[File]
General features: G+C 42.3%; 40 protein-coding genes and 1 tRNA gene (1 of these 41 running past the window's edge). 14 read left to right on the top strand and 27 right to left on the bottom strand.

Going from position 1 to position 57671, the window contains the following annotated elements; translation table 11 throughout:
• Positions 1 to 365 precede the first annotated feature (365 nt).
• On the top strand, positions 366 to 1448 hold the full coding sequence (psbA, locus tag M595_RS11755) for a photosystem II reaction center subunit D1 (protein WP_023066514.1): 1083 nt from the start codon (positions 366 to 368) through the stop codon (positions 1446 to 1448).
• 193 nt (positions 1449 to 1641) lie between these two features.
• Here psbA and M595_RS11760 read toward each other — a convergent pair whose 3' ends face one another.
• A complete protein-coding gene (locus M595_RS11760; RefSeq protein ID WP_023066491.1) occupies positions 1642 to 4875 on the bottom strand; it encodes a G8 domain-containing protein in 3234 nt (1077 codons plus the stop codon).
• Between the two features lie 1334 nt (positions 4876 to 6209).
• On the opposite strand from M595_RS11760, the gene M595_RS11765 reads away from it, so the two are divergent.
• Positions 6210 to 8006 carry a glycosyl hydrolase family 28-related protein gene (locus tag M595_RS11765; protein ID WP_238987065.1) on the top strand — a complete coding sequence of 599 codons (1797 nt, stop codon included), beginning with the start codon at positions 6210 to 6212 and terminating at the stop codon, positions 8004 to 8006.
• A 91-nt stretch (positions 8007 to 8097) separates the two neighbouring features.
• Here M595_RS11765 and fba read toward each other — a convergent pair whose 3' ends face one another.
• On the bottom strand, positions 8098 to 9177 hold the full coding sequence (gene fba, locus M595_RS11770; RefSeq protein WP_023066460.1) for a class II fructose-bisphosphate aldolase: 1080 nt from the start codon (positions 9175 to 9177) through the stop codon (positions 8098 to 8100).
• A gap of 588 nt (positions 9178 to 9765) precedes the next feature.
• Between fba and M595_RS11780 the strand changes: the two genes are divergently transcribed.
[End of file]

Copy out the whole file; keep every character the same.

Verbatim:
General features: G+C 42.3%; 40 protein-coding genes and 1 tRNA gene (1 of these 41 running past the window's edge). 14 read left to right on the top strand and 27 right to left on the bottom strand.

Going from position 1 to position 57671, the window contains the following annotated elements; translation table 11 throughout:
• Positions 1 to 365 precede the first annotated feature (365 nt).
• On the top strand, positions 366 to 1448 hold the full coding sequence (psbA, locus tag M595_RS11755) for a photosystem II reaction center subunit D1 (protein WP_023066514.1): 1083 nt from the start codon (positions 366 to 368) through the stop codon (positions 1446 to 1448).
• 193 nt (positions 1449 to 1641) lie between these two features.
• Here psbA and M595_RS11760 read toward each other — a convergent pair whose 3' ends face one another.
• A complete protein-coding gene (locus M595_RS11760; RefSeq protein ID WP_023066491.1) occupies positions 1642 to 4875 on the bottom strand; it encodes a G8 domain-containing protein in 3234 nt (1077 codons plus the stop codon).
• Between the two features lie 1334 nt (positions 4876 to 6209).
• On the opposite strand from M595_RS11760, the gene M595_RS11765 reads away from it, so the two are divergent.
• Positions 6210 to 8006 carry a glycosyl hydrolase family 28-related protein gene (locus tag M595_RS11765; protein ID WP_238987065.1) on the top strand — a complete coding sequence of 599 codons (1797 nt, stop codon included), beginning with the start codon at positions 6210 to 6212 and terminating at the stop codon, positions 8004 to 8006.
• A 91-nt stretch (positions 8007 to 8097) separates the two neighbouring features.
• Here M595_RS11765 and fba read toward each other — a convergent pair whose 3' ends face one another.
• On the bottom strand, positions 8098 to 9177 hold the full coding sequence (gene fba, locus M595_RS11770; RefSeq protein WP_023066460.1) for a class II fructose-bisphosphate aldolase: 1080 nt from the start codon (positions 9175 to 9177) through the stop codon (positions 8098 to 8100).
• A gap of 588 nt (positions 9178 to 9765) precedes the next feature.
• Between fba and M595_RS11780 the strand changes: the two genes are divergently transcribed.